U.S. History: 19th & 20th century social history, crime & punishment, digital history & research methods, women's history, Gender & Women's Studies
Erin N. Bush is a recent PhD in United States history. Her research interests revolve around the societal punishments and cultural responses to crime in America, particularly crimes committed by women or children. She has additional teaching interests in United States history after 1870, the history of crime & punishment, women's history, Gender Studies, and digital history.
She is the creator of Death in Diorama: The Nutshell Studies of Unexplained Death, an online project which explores the miniature crime scenes created by Frances Glessner Lee, the "mother" of forensic science, in the 1940s and 1950s. She's also an accomplished writer and photographer, with photos recently displayed in the Palais de Tokyo, and the online magazine Mental Floss. She currently serves on the Board of Directors of the Alexandria Historical Society.
Prior to returning to finish her doctoral degree, she built a career in technology companies managing Web sites and the creative and technical people responsible for building them. Her technology background has influenced both her own research and her teaching. She received her bachelor’s degree in history and journalism from the University of Wisconsin-Madison and her master’s degree in U.S. history from George Mason University.
Erin recently defended her dissertation, "Under the Guise of Protection: Sex, Race, and Eugenics in Virginia's Reformatories for Wayward Girls, 1910-1942," which explores the child saving movement in Virginia as it related to other eugenic efforts to stabilize the social order and race relations in the New South. Her dissertation focuses on Virginia's two female juvenile reformatories–then segregated by race–and their management and rehabilitation of wayward girls between 1910 and 1942.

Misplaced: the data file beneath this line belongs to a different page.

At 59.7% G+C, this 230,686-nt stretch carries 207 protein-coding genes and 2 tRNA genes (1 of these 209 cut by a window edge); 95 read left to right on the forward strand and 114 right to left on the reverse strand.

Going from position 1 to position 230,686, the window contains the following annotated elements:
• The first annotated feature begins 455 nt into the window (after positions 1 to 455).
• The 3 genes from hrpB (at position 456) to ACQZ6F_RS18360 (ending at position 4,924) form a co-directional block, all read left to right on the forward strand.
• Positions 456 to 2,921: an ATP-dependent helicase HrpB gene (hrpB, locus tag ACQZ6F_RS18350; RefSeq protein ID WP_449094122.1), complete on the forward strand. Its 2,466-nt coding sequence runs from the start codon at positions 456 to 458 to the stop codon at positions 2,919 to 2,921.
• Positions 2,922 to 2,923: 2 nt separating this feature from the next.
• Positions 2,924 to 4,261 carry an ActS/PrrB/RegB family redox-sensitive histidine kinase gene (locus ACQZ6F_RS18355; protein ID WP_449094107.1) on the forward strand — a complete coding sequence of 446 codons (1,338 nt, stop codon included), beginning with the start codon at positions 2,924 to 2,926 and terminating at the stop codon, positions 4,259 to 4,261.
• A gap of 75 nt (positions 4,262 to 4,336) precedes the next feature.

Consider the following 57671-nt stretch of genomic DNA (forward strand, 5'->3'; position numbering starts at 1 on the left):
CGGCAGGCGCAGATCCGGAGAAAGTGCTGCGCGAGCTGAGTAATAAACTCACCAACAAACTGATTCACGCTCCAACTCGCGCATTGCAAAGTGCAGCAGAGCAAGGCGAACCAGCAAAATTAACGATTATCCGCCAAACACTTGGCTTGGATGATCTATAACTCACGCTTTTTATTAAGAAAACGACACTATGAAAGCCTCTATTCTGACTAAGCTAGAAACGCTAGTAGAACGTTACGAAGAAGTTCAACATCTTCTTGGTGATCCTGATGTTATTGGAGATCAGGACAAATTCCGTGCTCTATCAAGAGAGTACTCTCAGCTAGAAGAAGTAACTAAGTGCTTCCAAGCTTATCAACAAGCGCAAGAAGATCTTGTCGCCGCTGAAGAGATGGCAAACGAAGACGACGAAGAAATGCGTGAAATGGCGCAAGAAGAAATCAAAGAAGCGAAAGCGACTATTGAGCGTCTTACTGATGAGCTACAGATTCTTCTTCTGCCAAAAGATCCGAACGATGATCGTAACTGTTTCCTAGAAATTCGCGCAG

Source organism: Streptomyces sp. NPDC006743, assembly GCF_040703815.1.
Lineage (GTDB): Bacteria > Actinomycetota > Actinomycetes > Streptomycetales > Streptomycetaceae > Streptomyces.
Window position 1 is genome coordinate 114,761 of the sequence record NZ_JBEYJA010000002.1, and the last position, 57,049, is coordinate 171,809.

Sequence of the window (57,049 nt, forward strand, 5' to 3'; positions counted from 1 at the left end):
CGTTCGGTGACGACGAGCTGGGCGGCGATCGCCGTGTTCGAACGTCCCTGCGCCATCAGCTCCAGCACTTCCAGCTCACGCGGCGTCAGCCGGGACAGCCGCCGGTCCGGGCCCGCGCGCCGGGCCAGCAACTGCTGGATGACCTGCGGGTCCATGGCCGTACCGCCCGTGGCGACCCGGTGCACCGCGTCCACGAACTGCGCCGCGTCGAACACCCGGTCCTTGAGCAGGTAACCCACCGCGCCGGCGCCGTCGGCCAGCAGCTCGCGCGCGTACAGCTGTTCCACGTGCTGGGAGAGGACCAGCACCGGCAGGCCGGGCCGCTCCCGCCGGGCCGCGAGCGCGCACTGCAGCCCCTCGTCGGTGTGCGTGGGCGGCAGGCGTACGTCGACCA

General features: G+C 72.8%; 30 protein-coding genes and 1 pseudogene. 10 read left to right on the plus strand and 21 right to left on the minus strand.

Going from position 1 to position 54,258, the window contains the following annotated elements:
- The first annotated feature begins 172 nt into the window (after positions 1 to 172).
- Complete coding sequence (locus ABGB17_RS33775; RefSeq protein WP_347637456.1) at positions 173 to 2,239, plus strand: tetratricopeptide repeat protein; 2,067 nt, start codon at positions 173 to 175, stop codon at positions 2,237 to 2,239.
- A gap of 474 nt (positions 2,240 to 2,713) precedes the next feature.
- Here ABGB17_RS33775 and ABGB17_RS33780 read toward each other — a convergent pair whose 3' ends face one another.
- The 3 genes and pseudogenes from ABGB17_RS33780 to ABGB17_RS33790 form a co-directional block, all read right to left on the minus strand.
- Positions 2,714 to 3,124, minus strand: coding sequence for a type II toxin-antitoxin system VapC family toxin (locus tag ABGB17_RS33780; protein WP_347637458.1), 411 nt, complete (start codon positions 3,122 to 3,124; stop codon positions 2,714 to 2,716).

“Immorality and Male Interference Inside a Girls Reformatory in Virginia,” Southern Cultures, [forthcoming summer 2019].
"'Attracted by the Khaki': War Camps and Wayward Girls in Virginia, 1918–1920," Current Research in Digital History, Vol. 1, 2018.
George Mason University, Office of the Provost, Dissertation Completion Fellowship, 2018-2019
Hist 390: The Digital Past
Hist 696: Introduction to History & New Media (Loudoun Extension)
Women's History Since 1890
History of Western Civilization
Graduate Certificate, Women and Gender Studies, George Mason University
MA, History and New Media, George Mason University
JBA, American History and Journalism, University of Wisconsin-Madison
“Making Bad Girls Good: Eugenics and the Boundaries of Progressive Child Saving in Virginia,” The Virginia Forum 2019, Farmville, Virginia, March 14-16, 2019. Student Paper Award Honorable Mention.
“Teaching with Data: Collaborative Research in the Classroom,” Workshop Co-instructor, Getting Started in Digital History Workshop, 2019 AHA Annual Meeting, Chicago, Illinois, January 3, 2019, with Celeste Tường Vy Sharpe and Jeri Wieringa.
“Teaching History Digitally,” Roundtable Panelist, 2018 OAH Annual Meeting, Sacramento, California, April 12-14, 2018.
"'Attracted by the Khaki': Warcamps and Wayward Girls in Virginia, 1918-1920," Current Research in Digital History, George Mason University, 2018
"Beyond a Reasonable Doubt: Executions of Women in the U.S. Women’s History in the Digital World, Bryn Mawr, 2013
“The Dollhouses of Death that Changed Forensic Science,” Vox Media, October 2017. https://www.youtube.com/watch?v=9hdT8PgT19w
Mistress of Death Interview: Erin Bush, Death in Diorama, Fangirl Nation Magazine, July 5, 2014.